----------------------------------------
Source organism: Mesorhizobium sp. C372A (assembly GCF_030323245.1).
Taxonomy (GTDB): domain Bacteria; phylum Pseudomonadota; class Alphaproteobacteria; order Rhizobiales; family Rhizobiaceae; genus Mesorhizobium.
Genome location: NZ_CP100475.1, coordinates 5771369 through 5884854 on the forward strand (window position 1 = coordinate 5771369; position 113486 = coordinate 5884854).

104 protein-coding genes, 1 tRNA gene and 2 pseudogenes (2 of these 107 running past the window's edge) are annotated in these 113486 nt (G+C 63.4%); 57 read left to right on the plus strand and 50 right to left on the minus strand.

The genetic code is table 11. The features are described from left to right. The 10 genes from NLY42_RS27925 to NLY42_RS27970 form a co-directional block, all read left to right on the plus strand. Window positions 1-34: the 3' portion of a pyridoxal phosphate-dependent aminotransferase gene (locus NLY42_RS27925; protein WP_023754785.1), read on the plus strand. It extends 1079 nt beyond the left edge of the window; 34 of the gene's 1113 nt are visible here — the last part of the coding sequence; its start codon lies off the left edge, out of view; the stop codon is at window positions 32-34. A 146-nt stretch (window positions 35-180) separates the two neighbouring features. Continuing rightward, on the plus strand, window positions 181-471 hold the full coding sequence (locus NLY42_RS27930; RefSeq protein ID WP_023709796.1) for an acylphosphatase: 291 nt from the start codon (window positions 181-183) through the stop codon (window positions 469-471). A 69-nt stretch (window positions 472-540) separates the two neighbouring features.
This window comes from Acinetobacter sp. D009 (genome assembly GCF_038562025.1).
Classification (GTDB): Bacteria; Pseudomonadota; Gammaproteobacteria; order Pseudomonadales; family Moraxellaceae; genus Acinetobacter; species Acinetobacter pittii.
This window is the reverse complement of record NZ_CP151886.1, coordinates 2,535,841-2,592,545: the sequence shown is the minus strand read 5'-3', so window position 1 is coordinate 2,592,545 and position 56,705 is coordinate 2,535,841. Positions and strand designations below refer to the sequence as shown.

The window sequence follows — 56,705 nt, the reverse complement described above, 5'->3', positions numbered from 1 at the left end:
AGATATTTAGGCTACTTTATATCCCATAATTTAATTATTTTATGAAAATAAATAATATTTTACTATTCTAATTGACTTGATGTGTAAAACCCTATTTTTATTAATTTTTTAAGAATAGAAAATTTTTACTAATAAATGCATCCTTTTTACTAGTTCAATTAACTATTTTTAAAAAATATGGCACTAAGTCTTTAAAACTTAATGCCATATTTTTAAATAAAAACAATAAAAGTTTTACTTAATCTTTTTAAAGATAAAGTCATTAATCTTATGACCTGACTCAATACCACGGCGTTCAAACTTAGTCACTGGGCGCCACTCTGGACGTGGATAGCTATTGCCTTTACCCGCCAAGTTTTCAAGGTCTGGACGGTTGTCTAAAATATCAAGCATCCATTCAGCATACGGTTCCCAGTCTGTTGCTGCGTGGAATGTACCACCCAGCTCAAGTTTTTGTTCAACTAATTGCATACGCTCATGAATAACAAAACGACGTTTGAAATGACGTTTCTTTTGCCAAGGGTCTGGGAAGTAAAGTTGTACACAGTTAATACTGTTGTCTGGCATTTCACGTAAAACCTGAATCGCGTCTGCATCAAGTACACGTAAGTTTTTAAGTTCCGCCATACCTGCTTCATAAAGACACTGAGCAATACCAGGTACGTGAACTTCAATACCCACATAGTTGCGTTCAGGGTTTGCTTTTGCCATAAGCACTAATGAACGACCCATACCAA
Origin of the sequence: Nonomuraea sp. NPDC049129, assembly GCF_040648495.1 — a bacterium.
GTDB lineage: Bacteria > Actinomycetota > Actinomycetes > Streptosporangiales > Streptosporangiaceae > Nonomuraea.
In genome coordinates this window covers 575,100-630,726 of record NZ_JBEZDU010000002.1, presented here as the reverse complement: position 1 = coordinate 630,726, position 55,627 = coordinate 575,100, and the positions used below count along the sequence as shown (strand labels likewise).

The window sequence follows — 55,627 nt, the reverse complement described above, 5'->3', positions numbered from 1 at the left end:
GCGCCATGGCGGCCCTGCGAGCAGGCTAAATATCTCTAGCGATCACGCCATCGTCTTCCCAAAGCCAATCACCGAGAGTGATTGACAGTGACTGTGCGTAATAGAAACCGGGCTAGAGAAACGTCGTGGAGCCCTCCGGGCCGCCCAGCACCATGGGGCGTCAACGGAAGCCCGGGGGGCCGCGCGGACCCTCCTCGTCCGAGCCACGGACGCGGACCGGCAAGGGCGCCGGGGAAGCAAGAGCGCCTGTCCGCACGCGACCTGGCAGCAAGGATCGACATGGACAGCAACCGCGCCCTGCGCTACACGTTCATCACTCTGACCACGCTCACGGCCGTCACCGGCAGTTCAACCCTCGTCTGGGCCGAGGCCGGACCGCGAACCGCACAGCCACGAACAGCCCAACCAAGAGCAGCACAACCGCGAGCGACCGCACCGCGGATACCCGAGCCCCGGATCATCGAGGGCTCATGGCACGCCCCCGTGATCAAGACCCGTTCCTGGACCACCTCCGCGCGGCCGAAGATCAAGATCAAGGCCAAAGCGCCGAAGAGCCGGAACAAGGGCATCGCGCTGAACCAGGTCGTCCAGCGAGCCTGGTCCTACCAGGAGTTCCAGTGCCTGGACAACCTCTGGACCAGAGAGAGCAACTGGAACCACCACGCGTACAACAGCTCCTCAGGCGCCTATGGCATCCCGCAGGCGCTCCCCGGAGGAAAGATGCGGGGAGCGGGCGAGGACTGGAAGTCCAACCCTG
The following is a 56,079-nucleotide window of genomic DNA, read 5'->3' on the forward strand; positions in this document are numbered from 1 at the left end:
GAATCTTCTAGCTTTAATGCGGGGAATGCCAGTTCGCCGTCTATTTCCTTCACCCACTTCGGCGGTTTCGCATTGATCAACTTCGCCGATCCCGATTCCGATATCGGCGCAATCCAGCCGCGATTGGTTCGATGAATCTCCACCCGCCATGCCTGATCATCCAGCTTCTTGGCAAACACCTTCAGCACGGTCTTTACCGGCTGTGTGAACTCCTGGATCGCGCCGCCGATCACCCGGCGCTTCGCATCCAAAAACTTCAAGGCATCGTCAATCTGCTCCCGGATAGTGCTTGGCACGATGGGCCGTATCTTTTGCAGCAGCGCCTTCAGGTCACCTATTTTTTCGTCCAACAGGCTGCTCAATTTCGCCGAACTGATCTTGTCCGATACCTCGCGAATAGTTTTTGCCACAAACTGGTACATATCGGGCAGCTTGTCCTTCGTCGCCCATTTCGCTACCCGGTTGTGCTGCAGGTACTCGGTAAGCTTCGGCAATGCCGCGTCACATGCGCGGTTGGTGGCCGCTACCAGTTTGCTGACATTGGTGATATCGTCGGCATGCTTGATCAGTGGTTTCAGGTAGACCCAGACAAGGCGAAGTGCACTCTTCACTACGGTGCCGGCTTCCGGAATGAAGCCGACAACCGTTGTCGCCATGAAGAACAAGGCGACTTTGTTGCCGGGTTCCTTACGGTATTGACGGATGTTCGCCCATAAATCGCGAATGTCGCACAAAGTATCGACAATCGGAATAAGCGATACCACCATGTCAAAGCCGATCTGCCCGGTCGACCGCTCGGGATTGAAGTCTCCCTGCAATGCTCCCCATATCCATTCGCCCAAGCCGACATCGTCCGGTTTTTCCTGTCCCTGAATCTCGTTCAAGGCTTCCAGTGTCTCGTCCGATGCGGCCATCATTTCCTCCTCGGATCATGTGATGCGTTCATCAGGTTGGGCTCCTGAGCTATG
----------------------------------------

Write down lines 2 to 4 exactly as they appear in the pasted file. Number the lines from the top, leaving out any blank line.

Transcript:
Taxonomy (GTDB): domain Bacteria; phylum Pseudomonadota; class Alphaproteobacteria; order Rhizobiales; family Rhizobiaceae; genus Mesorhizobium.
Genome location: NZ_CP100475.1, coordinates 5771369 through 5884854 on the forward strand (window position 1 = coordinate 5771369; position 113486 = coordinate 5884854).

104 protein-coding genes, 1 tRNA gene and 2 pseudogenes (2 of these 107 running past the window's edge) are annotated in these 113486 nt (G+C 63.4%); 57 read left to right on the plus strand and 50 right to left on the minus strand.